Altair Asset Management made headlines this week with its decision to liquidate its portfolios, reasoning that it intends to avoid a market crash. Altair’s bold move came in the midst of a growing media focus on the extent of overvaluation – and potential risk – in asset markets, including equities, property and collectibles. The question is: how overpriced are equities, and what is the best strategy to adopt right now?
Investors in the Montgomery and Montgomery Funds will know that we have been amongst the many fund managers bemoaning the difficulty in finding good businesses trading at attractive prices. Finding good value to be scarce, we have lifted cash holdings to relatively high levels. Given the actions of Altair, a good question is: “have we done enough?”.
In the case of The Montgomery Fund, we have a soft limit of 30% cash, which we currently sit close to, but scope to move to 50% cash where we are extremely concerned, so there is capacity to do more. The Montgomery (Private) Fund has the ability to move to 100% cash, but currently sits more than 50% invested, so there is ample scope to do more there as well, so, why haven’t we?
There are a couple of charts that will help in exploring this question. Firstly, the chart below plots an indication of relative value for Australian equities over the past decade (in this chart, lower=cheaper). We have prepared the chart by applying an automated valuation algorithm to ASX100 companies at quarterly intervals. Given we are quality-driven investors (and find resources very difficult to value), we exclude resources businesses from the analysis to get a better read of the universe of companies that is most relevant for us.
There are two things that might be drawn from the analysis. Firstly, in early 2017 we find ourselves in a market that looks expensive relative to this recent history, and some degree of caution is clearly warranted.
The second thing that may be drawn from the chart, however, is that this position is not extreme. While we are scaling new highs, these are not dramatically different to the position we have seen in recent years. Accordingly, on the basis of valuation relative to the past decade, there are certainly grounds for caution, but it is not clear that we should be assuming the brace position.
The next chart plots the Cyclically Adjusted PE Ratio (CAPE) for the US market, using data from Robert Shiller’s website. This time series is interesting because it allows us to see back as far as the late 1800s, and being based on ten-year inflation-adjusted trailing averages, it removes some cyclical “noise”.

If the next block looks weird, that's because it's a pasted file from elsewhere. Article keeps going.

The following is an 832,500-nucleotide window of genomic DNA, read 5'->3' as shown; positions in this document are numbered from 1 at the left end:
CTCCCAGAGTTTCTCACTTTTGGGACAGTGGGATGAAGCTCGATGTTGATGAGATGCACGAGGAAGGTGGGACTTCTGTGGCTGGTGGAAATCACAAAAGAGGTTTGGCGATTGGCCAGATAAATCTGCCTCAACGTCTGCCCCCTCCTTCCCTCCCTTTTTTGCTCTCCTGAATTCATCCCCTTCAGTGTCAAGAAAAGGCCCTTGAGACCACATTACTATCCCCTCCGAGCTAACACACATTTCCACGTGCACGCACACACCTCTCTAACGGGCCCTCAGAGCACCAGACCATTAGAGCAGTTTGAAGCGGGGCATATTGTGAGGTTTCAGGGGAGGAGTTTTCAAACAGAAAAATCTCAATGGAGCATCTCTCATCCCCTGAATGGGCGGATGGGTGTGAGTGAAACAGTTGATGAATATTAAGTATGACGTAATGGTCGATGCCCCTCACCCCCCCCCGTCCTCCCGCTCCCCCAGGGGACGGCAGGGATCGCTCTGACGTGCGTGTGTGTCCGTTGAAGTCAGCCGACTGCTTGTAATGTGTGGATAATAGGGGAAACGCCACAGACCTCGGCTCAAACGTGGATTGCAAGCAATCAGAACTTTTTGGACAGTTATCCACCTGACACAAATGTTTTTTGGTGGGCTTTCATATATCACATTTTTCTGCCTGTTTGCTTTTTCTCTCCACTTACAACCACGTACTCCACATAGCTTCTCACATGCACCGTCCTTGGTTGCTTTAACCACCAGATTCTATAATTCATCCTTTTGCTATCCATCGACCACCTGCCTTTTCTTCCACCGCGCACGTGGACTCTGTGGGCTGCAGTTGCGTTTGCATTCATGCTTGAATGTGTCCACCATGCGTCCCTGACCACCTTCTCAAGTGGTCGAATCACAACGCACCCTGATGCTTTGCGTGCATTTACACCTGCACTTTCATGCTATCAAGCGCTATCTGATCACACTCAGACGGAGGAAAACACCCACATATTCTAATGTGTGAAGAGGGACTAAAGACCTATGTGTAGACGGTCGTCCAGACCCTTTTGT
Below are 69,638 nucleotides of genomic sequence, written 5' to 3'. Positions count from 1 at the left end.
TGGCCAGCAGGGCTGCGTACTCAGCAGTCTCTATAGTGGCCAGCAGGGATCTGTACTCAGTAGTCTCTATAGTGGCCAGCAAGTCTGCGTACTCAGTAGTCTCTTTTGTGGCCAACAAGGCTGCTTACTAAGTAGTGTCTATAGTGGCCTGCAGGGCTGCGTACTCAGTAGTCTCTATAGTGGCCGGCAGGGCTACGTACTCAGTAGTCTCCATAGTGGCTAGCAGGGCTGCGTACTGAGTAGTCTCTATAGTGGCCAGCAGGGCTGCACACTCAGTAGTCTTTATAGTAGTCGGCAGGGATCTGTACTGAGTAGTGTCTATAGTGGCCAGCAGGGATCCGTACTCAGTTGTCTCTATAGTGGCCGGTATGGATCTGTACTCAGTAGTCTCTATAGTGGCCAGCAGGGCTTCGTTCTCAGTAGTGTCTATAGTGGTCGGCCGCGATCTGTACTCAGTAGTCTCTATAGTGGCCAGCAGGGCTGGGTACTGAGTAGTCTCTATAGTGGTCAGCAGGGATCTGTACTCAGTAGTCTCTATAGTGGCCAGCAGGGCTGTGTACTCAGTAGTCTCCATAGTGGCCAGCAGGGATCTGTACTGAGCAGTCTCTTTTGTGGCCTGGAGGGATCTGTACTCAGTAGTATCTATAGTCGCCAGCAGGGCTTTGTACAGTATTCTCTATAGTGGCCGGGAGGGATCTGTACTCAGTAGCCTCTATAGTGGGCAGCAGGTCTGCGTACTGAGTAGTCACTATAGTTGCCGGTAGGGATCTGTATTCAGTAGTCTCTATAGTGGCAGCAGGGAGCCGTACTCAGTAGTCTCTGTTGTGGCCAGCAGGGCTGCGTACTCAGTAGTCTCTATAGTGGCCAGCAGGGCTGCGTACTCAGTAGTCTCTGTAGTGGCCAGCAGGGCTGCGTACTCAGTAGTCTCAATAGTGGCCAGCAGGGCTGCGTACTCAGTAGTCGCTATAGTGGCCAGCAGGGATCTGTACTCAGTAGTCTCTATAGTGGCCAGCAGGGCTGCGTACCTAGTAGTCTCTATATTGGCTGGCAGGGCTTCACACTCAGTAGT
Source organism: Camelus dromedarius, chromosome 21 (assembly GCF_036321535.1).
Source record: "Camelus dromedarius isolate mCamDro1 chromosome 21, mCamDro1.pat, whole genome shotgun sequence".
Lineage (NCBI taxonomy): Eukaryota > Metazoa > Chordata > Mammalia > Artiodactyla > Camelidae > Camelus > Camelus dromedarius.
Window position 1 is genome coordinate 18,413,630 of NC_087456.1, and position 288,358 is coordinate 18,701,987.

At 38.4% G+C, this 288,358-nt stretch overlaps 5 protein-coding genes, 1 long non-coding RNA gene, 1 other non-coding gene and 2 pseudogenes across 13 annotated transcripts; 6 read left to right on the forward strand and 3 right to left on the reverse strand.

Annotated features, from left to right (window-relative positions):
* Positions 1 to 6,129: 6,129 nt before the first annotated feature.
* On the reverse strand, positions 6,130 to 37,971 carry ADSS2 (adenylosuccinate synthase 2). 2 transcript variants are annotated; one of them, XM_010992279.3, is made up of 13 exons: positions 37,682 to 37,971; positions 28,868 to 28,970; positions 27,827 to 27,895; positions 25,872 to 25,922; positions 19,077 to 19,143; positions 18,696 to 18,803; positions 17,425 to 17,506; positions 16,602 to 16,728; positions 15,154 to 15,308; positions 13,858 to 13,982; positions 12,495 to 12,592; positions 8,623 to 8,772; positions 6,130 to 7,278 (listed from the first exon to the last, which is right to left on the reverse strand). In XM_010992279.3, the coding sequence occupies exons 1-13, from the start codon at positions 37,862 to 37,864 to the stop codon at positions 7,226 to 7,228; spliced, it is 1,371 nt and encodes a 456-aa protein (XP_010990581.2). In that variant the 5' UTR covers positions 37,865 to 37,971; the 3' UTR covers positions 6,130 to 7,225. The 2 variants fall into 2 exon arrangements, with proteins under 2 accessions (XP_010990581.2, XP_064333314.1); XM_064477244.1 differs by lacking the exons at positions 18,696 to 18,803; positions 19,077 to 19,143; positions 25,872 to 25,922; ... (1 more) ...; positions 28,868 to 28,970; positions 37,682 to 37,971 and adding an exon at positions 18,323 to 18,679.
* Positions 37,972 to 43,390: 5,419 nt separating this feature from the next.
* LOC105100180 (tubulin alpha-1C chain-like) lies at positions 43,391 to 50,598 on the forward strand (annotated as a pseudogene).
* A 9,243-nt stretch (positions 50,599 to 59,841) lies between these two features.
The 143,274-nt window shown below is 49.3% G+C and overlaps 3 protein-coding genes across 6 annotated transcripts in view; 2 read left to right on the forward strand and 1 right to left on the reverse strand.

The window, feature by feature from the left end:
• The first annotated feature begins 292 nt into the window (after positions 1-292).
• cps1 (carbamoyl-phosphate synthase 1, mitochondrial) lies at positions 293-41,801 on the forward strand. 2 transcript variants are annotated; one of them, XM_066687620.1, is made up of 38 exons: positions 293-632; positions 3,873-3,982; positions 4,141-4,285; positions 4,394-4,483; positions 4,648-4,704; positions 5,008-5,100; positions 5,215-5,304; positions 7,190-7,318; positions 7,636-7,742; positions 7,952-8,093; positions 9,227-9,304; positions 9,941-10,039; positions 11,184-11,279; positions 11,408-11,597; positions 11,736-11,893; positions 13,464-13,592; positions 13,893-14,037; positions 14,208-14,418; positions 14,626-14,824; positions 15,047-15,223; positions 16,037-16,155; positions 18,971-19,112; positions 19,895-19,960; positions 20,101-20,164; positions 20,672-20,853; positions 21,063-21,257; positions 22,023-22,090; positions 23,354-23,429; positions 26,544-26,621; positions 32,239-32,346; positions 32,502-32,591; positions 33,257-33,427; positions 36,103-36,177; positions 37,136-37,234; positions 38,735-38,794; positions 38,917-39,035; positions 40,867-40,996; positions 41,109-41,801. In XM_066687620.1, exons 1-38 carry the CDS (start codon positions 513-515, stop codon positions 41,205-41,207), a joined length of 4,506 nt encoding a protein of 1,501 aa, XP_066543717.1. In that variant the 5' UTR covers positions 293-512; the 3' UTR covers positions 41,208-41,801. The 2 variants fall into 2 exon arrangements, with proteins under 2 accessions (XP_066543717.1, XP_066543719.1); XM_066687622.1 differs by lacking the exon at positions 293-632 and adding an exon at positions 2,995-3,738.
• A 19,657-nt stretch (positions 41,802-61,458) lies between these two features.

When we look at this analysis we again find a market that looks expensive, and this time the picture is a little more dramatic. Only twice in its very long history has the Shiller CAPE been above the current level. On this basis, it may well be prudent to at least consult the safety brochure to familiarise ourselves with the brace position.
However, there is an important, and less-obvious qualification to this. If you look closely at the Shiller CAPE you might notice that there appears to have been something of a regime change. Prior to 1994, a CAPE above 20 looks to have been the level at which valuation became a concern, with the market having been below that level almost 90% of the time.
Since 1994, however, things have been quite different. In fact, during this period the CAPE has been above20 for more than 90% of the time, and even in the depths of the GFC did not approach the low points seen regularly during the earlier period.
An investor who framed their equity allocation decisions around CAPE being mean-reverting would have endured very poor results in these recent decades, having exited the market at what turned out to be a low point in 1994, and probably not seeing enough value even in the depths of the GFC to again be fully-invested.
We might construct various theories for why this series looks the way it does, but to me there is one simple and important lesson to take away: Value might be a very logical input into allocation decisions, but our ability to forecast the future behaviour of asset markets is far from perfect, even over reasonably long stretches of time.
So, while the apparent lack of value on offer today gives us good grounds for concern, we need to recognise that a sharp market pullback is by no means guaranteed, and that continued good returns from equities for years to come is well within the realms of possibility.
If you know for certain that your team is going to win the grand final then it makes sense for you to bet the house on it. If you don’t know for certain then a more measured bet is the better course.
We can see real reasons to be cautious of equity markets today, and holding a meaningful level of cash seems entirely appropriate, but we can’t make a case for betting the house on it.